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All Are Valuable Members of Hadoop Community says Cloudera CEO

All Are Valuable Members of Hadoop Community says Cloudera CEO

Within three months of his taking over the leadership of the company, CEO Cloudera Tom Reilly has already visualized where the company is headed.

Cloudera CEO Tom ReillyAccording to him, one needs to have a strong and far-sighted vision for the company if it is to compete against the likes of Hortonworks and MapR for a share of the pie in the highly evolving Hadoop market.

Despite the tough competition, Reilly remains a well wisher for his rivals, whom he views as valuable members of the Hardoop community. His message to his employees is also the same – consider all your competitors as valuable contributors for the success of the community.

Interestingly, Reilly credits Hortonworks, one of the fellow startups and rivals, for driving the development of YARN, which has provided the much needed impetus to every major player in Hardoop.

He also affirmed that the real competition his company faces is from information giants such as Pivotal and IBM, and not other start up rivals.

Cloudera’s CEO was a little shy in sharing details about the change of focus of his company. He has kept the details safe for a public announcement during the Hadoop World conference to be held next week.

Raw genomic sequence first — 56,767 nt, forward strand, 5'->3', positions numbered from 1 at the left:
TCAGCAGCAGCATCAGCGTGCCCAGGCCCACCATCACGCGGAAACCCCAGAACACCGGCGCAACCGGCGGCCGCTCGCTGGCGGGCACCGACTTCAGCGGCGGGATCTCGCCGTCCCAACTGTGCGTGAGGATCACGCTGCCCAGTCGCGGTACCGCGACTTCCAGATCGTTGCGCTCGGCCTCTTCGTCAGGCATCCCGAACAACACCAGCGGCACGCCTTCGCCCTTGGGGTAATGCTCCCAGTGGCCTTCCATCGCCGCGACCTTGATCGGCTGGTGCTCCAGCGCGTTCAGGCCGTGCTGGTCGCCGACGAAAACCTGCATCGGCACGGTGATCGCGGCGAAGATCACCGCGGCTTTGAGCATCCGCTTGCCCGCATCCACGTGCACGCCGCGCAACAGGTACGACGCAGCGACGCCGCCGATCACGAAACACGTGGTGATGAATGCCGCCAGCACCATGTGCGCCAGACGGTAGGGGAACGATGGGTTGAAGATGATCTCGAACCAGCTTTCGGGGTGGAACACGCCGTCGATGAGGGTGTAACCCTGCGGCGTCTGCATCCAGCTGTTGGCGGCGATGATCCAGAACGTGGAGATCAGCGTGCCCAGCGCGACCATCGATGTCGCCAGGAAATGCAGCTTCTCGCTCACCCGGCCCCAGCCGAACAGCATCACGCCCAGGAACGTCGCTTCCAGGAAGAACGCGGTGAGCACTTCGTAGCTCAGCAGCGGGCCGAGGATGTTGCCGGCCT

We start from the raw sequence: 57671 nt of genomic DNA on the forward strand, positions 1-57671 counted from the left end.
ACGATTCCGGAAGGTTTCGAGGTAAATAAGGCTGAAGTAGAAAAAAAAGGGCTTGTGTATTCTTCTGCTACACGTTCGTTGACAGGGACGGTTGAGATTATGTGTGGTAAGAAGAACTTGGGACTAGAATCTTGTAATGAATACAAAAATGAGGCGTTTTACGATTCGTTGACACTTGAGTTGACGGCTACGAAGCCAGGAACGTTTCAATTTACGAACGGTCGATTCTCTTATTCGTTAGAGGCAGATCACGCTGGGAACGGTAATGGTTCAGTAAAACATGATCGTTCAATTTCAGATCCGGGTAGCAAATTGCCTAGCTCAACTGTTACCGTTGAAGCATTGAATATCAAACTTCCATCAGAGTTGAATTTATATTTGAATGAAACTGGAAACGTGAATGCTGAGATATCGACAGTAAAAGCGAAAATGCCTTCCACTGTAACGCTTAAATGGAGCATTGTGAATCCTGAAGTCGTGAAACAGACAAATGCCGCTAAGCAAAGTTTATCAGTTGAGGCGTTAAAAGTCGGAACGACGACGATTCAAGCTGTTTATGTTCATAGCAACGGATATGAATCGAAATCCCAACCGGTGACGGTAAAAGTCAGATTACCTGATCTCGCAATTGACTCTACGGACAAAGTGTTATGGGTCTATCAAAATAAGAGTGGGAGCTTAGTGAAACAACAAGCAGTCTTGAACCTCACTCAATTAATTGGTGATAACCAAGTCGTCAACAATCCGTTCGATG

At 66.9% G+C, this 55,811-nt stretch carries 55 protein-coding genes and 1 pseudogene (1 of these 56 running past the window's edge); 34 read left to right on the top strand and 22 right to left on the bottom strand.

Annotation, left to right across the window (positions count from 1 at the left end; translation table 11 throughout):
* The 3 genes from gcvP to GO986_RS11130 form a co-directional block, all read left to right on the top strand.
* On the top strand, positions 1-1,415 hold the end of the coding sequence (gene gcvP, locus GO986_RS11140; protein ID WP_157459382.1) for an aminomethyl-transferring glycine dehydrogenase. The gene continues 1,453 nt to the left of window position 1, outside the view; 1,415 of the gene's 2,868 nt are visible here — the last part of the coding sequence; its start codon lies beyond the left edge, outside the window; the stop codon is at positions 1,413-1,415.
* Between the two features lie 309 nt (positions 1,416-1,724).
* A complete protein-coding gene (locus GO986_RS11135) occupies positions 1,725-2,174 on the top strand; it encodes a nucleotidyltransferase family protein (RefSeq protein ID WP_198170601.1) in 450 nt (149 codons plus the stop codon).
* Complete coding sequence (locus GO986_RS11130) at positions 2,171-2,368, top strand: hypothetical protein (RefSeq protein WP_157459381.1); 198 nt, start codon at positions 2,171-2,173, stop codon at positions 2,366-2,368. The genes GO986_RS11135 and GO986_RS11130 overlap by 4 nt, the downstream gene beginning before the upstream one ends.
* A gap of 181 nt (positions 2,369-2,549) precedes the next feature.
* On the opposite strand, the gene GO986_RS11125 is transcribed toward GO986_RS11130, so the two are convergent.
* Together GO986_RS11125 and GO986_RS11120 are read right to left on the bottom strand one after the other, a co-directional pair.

Nevertheless, industry watchers estimate that Reilly’s plans for Cloudera are bigger than before. He doesn’t want the company to become just another Hadoop distribution company. With an ever growing list of features and over 700 partners, he aims to make it a data giant that delivers real value to enterprises.

When confronted on the question of Hortonworks luring away Spotify from Cloudera, Reilly has altogether a different take. He confesses that the development surely hurt from a public relations perspective, but it’s not something that will pull the company’s shoulders down.

All Are Valuable Members of Hadoop Community says Cloudera CEO

He explained that Spotify wanted a comprehensive enterprise support and was no longer interested in making use of the free version of Cloudera’s software. Along with Hortonworks, his company too listed a price for the deal. However, Hortonworks managed to put up a slightly better contract and Cloudera didn’t try to match it intentionally, claiming it didn’t make good business sense for them.

Reilly appears too outlandish when he states that the deal didn’t matter much to them and Spotify only managed to earn a low priced vendor with this contract. But deep within, Reilly knows that in order to make his company ride towards profitability, he needs to turn out better than his competitors.

Experts believe that even though Cloudera has a lot on its platter, the 800 pound Hardoop startup can’t distance itself from the present competition.

Unless the company takes a big leap to stand in line with information giants, it will have to live with the image of a Hardoop startup.